• The urgent need to raise climate change on the political agenda – The time to act is now; this government will essentially decide whether we commit ourselves to dangerous levels of climate change.

It is hoped that climate change will be increasingly considered by politicians in the run up to global talks in Paris in December and that everyone will become more aware of the need to act sooner rather than later.

Onset of Indian Summer Monsoon Declared — June 5, 2015

Onset of Indian Summer Monsoon Declared

Onset of Monsoon Declared

Today (5th June), India’s Meteorological Department (IMD) issued a press release declaring the onset of the southwest monsoon over the Southern State of Kerala. Kerala is the location officially used for the declaration of the onset of the Indian Summer Monsoon. The monsoon then advances northwards across the country, with monsoon not typically hitting the most northern parts of India until later in the month.

What is the monsoon?

Monsoons are a key driver of annual climate regimes in many tropical regions. Monsoon climates are characterised by the seasonal reversal of winds which lead to distinct wet and dry seasons. The Indian Summer Monsoon is one of the main monsoon systems and it has a huge impact of billions of people. The rainfall is vital for agriculture and brings great relief from the heat and aridity of the dry season. The average date for the onset of monsoon over Kerala is June 1st, making this current declaration 4 days later than normal. The IMD map below shows the typical progression of the monsoon over India, indicated in red, as well as the 2015 actual progression, as observed so far, in green. The location of Kerala can be seen in the South West tip of India. As the monsoon progresses, the advance of the 2015 monsoon will be recorded and mapped.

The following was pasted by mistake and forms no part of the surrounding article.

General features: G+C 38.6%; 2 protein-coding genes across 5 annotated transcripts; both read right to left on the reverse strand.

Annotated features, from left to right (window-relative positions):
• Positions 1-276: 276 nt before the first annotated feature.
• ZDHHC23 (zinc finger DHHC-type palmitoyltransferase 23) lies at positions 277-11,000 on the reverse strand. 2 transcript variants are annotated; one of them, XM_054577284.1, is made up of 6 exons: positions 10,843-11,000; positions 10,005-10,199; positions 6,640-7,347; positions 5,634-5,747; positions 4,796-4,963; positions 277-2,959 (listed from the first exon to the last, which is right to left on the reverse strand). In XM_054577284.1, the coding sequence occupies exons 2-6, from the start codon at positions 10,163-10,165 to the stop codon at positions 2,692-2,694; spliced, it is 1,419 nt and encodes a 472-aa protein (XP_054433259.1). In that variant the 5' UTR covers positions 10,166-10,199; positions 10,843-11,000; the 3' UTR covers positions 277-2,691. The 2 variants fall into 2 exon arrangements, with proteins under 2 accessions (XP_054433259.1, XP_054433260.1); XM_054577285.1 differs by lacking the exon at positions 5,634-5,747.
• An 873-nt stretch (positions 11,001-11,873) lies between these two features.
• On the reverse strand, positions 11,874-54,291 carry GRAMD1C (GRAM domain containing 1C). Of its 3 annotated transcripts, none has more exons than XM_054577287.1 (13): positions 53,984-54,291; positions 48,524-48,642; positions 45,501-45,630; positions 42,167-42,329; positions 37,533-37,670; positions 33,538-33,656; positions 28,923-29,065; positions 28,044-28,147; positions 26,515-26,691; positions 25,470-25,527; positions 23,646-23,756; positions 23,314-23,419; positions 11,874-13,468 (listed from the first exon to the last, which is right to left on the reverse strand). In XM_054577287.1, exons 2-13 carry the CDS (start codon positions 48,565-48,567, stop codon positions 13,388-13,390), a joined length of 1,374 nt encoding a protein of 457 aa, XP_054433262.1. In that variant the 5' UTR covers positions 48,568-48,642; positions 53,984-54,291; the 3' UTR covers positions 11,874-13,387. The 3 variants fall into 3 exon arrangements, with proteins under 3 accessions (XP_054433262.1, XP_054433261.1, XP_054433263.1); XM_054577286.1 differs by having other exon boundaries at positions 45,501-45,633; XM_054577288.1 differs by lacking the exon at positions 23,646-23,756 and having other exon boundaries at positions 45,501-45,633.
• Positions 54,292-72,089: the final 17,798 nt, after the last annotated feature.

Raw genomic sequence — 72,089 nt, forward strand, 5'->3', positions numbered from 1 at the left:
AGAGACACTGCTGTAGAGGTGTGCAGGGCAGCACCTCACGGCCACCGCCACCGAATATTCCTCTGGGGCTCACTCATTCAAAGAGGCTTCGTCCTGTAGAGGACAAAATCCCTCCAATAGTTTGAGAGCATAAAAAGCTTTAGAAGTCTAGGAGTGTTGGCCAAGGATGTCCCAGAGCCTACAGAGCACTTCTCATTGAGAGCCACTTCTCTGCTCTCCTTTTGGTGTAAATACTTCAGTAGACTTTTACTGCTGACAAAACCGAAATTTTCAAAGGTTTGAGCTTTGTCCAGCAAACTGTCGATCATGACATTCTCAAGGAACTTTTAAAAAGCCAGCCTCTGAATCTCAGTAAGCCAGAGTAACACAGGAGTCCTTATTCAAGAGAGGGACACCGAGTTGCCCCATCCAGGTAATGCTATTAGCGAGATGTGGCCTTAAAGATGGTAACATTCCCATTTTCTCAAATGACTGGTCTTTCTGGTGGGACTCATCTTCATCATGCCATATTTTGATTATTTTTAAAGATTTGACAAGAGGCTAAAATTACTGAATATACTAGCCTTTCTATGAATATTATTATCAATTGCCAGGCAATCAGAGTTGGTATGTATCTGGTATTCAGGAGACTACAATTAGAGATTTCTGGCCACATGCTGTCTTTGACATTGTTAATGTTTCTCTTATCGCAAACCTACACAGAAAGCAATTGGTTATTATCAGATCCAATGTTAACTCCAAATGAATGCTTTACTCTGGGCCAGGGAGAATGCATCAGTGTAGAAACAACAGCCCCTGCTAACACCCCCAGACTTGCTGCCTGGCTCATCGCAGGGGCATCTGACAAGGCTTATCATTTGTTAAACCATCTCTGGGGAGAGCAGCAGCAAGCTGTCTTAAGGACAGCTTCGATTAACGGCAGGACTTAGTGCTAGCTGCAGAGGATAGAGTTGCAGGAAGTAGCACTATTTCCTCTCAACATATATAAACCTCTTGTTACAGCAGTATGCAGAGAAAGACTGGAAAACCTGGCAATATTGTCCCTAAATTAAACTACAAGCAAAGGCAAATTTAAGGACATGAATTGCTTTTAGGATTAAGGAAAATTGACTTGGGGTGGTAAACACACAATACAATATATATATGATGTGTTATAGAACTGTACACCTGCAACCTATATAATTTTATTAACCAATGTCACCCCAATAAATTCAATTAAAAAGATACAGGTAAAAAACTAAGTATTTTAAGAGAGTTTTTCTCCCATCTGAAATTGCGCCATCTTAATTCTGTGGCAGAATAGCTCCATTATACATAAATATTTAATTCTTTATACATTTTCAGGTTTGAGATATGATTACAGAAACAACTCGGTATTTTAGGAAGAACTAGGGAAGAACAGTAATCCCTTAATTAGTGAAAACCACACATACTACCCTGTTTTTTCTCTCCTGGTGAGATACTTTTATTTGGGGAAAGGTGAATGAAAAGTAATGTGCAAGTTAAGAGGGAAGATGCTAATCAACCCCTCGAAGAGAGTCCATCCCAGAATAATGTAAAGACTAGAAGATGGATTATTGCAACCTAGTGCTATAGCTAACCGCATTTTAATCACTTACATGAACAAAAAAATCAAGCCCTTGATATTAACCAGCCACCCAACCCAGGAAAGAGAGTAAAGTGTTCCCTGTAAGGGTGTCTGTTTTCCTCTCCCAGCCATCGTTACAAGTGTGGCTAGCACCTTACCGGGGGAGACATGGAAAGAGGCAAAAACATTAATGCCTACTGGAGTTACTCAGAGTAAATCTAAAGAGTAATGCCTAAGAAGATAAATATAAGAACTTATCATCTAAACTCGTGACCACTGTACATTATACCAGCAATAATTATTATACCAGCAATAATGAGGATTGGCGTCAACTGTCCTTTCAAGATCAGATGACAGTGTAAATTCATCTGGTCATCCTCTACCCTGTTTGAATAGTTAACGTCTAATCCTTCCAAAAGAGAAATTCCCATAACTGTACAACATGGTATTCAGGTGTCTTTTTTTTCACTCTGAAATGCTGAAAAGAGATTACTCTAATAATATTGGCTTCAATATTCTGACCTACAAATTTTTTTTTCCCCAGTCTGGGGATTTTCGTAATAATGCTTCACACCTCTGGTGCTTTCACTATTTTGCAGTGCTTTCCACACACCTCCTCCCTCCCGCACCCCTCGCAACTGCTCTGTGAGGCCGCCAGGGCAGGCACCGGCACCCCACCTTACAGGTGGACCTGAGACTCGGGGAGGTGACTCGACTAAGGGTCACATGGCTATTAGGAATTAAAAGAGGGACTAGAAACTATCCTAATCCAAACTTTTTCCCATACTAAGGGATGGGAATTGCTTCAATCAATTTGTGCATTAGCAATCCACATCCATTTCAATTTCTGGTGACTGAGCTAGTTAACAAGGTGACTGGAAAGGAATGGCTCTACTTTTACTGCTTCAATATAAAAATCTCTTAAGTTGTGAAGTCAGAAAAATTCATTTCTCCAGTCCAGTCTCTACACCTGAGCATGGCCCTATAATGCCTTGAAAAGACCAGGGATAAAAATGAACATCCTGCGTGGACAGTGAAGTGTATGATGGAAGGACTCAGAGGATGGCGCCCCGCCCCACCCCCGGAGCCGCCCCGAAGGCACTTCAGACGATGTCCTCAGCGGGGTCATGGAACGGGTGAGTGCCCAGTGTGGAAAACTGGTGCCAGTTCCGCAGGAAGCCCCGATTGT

How does the declaration come about?

Guidelines for the declaration of monsoon onset over Kerala are focused on three key weather variables; Rainfall, Winds and Cloudiness.

  • The past two days have seen rainfall of over 2.5 mm in 70% of the 14 designated stations for reporting rainfall in Kerala.
  • A westerly/west-southwesterly wind in lowest 4.5 km of the atmosphere over the south Arabian Sea.
  • Increased cloudiness, measured by the amount of Outgoing Longwave Radiation over a pre-defined area to the South West of India.

As these three conditions have been observed over the past two days the IMD could officially declare the onset of monsoon.

Why this is important?

This year, India has also experienced an extreme heat wave prior to the onset of the monsoon, with temperatures reaching 48oC. Although the weeks leading up to monsoon are commonly the warmest of the year over much of India, this years heat wave has been more extreme than normal and resulted in around 2,000 fatalities. Water shortages and power cuts have made the unbearable conditions during the heat wave even worse. The monsoon and its rainfall will provide some welcome relief to the extreme conditions.

See IMD Press Release: